The best way to learn a new language is to speak it. With Lily: The Chinese Smart Speaker you can do just that from the comfort of your own home.
The new smart speaker is designed by and for Chinese language students who wish for a more immersive experience. The device is 100 percent voice-controlled and similar to an Amazon Alexa in that it’s equipped with AI. Except this AI can maintain fully interactive conversations to help you learn faster. It’s rated for both beginners and advanced students and boasts real-time translations.
Lily is equipped with voice games for vocabulary training, an app that helps you learn Chinese characters, pronunciation correction and even tools to help you prepare for exams. It also has a Chinese voice assistant that can answer questions about the weather, time or just share stories when you’re bored. The device comes with intuitive touch controls and is available in six different colors and designs.
While taking Chinese courses could cost you thousands of dollars, Lily is set to retail for just $399. If you pre-order you can snag it at only $199, a great deal for an immersive language tool like this.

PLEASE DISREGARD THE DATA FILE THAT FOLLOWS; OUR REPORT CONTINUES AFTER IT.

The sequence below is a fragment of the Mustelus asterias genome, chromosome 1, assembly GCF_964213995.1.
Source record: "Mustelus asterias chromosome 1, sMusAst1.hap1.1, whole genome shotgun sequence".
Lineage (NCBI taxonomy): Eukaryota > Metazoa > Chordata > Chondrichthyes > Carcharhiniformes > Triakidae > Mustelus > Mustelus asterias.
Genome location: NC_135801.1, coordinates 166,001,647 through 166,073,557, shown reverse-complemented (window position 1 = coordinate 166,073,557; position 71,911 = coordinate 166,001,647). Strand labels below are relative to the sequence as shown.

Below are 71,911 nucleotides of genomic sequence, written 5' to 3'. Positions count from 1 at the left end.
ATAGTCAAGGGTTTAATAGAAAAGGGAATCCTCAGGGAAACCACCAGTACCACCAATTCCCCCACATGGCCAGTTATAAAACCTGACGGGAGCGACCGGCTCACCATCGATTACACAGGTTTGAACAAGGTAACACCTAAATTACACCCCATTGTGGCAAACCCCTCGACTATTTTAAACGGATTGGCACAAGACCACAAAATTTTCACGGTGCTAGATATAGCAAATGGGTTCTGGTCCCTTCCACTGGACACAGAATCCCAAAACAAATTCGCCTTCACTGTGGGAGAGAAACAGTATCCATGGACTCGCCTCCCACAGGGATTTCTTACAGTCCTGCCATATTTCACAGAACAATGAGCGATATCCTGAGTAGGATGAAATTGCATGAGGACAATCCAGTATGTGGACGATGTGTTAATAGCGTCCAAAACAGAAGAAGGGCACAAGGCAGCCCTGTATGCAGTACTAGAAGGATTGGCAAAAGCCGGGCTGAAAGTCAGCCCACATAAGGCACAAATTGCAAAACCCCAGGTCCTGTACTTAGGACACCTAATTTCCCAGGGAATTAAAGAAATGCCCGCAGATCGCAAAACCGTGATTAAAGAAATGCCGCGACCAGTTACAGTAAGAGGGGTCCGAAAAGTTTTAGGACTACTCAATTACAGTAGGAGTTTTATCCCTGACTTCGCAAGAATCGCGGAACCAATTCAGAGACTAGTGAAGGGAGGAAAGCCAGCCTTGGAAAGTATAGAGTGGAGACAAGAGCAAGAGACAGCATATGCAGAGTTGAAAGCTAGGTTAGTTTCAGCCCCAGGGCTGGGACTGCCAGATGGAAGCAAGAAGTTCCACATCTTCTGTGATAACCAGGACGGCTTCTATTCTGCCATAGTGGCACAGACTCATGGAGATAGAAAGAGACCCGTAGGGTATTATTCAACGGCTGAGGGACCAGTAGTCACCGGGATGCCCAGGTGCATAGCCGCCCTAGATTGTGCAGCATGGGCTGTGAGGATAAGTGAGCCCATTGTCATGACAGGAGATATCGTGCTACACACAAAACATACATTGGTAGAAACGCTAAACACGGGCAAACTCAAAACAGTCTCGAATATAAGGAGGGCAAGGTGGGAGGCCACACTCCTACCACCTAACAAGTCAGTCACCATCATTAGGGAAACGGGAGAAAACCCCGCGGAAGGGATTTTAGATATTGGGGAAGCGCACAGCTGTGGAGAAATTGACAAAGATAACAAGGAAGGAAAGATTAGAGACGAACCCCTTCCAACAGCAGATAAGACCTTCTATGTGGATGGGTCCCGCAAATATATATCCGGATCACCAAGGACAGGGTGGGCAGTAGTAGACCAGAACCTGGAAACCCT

First shipments are expected to begin April 2020, so check the website for more information on features and how to order soon.
It’s been almost three years since Category 5 Hurricane Maria made landfall on Puerto Rico, wreaking havoc on the island and leaving most residents without electricity and clean water. Tourism, which accounts for 6.5 percent of Puerto Rico’s gross domestic product, took a beating, with hotels closed for year-long repairs, airlines cutting service and cruise lines shifting itineraries to other Caribbean destinations. Timing for the hurricane couldn’t have been worse, coming on the heels of the government’s announcement in May 2017 that it was unable to pay more than $70 billion in public debt and thus forced to file for bankruptcy. Large protests and a change of government would follow. Then, in January 2020, a 6.4-magnitude earthquake rocked the south side of the island, forcing San Juan restaurants to close while power was restored. And as we write this story, coronavirus runs rampant across the globe with severe economic implications for all destinations, including Puerto Rico.
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